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For Your Health

News from the University of North Dakota School of Medicine & Health Sciences

UND SMHS announces new assistant dean positions for gender equity and medical curriculum

The UND School of Medicine & Health Sciences (SMHS) has announced the creation of several new assistant dean positions. In addition to creating a new executive-level position for gender equity, SMHS Dean Dr. Joshua Wynne asked his team to create administrative faculty positions for assessment and the School’s revised medical curriculum.

The holders of these new positions are:

  • Holly Brown-Borg, Ph.D., Chester Fritz Distinguished Professor in the Department of Biomedical Sciences, is the new Assistant Dean for Gender Equity.
  • Minnie Faith Kalyanasundaram, M.D., Associate Professor in the Department of Family & Community Medicine, is the new Assistant Dean for Academic Support and Longitudinal Integration.
  • Kurt Borg, Ph.D., Assistant Professor in the Department of Family & Community Medicine, is the School’s Assistant Dean for Assessment.
  • Jane Dunlevy, Ph.D., Associate Professor in the Department of Biomedical Sciences, will be the School’s Assistant Dean for Phase 1 [of the medical curriculum].
  • Susan Zelewski, M.D., Assistant Dean for the School’s Northeast Campus, will add to her titles Assistant Dean for Phase 2/3 [of the medical curriculum].

Hired last year to help the School as it revised its medical curriculum, Kalyanasundaram will provide oversight and academic support to the medical program, particularly in the area of helping medical students prepare for the high-stakes “Step 1” and “Step 2” USMLE exams.

“We are also placing special emphasis on the pre-matriculation program to provide academic support to medical students prior to their entry into medical school,” Kalyanasundaram said. “Medical students will have access to a safe and supportive academic support program with individual one on one sessions for effective planning and study. In all, we’re looking to provide a safe, nurturing, and supportive environment for medical students to engage in and study, and help them be leaders and effective health care providers for the communities they serve.”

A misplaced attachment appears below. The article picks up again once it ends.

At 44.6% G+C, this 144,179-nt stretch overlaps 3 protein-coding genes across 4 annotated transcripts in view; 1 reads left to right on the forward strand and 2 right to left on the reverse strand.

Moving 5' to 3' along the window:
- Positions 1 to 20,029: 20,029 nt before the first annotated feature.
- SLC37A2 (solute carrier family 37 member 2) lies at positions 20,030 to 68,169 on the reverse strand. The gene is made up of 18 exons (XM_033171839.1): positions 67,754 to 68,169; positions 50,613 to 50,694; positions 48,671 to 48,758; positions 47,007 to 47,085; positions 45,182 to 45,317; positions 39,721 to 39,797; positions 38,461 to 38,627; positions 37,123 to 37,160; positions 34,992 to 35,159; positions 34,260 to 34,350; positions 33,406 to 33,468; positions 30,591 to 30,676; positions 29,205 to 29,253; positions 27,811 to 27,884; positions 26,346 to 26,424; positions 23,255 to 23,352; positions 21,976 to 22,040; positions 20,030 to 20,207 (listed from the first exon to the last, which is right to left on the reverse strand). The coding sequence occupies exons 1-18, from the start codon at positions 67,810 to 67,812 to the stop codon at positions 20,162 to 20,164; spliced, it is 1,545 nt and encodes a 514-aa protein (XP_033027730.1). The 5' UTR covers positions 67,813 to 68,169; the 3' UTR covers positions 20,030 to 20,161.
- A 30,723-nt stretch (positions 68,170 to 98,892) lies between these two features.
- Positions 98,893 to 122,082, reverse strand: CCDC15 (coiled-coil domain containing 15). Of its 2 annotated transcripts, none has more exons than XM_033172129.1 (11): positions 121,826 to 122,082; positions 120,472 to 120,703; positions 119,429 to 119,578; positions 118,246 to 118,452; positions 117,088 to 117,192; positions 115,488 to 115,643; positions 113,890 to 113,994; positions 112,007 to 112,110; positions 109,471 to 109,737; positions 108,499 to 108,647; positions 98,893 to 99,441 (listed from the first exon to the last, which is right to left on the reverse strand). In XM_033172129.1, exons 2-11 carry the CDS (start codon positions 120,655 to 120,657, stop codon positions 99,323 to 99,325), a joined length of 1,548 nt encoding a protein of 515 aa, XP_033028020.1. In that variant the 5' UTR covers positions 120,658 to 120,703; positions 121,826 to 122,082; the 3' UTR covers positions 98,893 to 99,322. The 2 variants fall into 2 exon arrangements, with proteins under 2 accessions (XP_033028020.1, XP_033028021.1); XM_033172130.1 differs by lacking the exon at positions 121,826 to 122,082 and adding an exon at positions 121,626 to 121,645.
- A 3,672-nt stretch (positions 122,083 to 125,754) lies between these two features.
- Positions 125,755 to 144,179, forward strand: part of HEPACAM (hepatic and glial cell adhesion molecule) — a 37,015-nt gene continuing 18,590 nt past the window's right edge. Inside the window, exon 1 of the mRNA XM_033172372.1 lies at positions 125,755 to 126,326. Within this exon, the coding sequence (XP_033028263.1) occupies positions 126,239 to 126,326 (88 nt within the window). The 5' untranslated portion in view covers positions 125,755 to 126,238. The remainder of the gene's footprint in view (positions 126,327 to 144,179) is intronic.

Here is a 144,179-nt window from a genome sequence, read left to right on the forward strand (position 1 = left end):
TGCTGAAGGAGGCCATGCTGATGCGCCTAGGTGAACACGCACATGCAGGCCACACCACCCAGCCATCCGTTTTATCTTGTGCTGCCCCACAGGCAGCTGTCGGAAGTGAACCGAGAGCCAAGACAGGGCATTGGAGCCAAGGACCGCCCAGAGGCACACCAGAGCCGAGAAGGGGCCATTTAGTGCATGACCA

For her part, Brown-Borg has long advocated efforts to bring greater equity to the School.

“The role of the Assistant Dean for Gender Equity is to provide assistance to all departments, units, and programs within UND SMHS to achieve the goal of an appropriate representation of women in the faculty and staff ranks of the SMHS,” said Brown-Borg, who studies the biology of aging. “This will be accomplished in part, by developing, fostering, and encouraging the recruitment, selection, and retention of more women for these positions.”

Over the past two years, the SMHS has unveiled what administrators are calling the School’s “curriculum 2.0.” Features of this revised medical curriculum include more clinic-based education earlier in students’ training (that is, less classroom time and more clinical hours), more elective courses sooner, and more self-directed and “active” learning modules across more courses. These revisions will help keep what was already a leading program — which pioneered strategies like patient-centered and problem-based learning, community training, and medical simulation — at the forefront of medical education in the U.S.

As such, the School was in need of more faculty dedicated to managing the revised curriculum.

“Our school has a fitness for purpose, but this is not always known to the outside world,” concluded Kalyanasundaram. “We’re on the right track and things are looking good for the future. All systems are in place to tackle the pre-clinical and clinical education for our students, and that is the real strength of this medical school.”

Each of the new positions, which were effective June 15, 2021, went to existing faculty and no new hiring is expected.

“All of our new assistant deans will continue their administrative, educational, and scholarly efforts as before, but now will be part of the official administrative structure of the School,” said Wynne. “As such, I plan to incorporate them into the periodic meetings I have with the senior leadership team at the School in a manner akin to what is done at the university level. That way we can coalesce the experiences, insights, and thoughts of a larger cohort of deans to help further define, refine, and optimize our operations and strategic planning for the future.”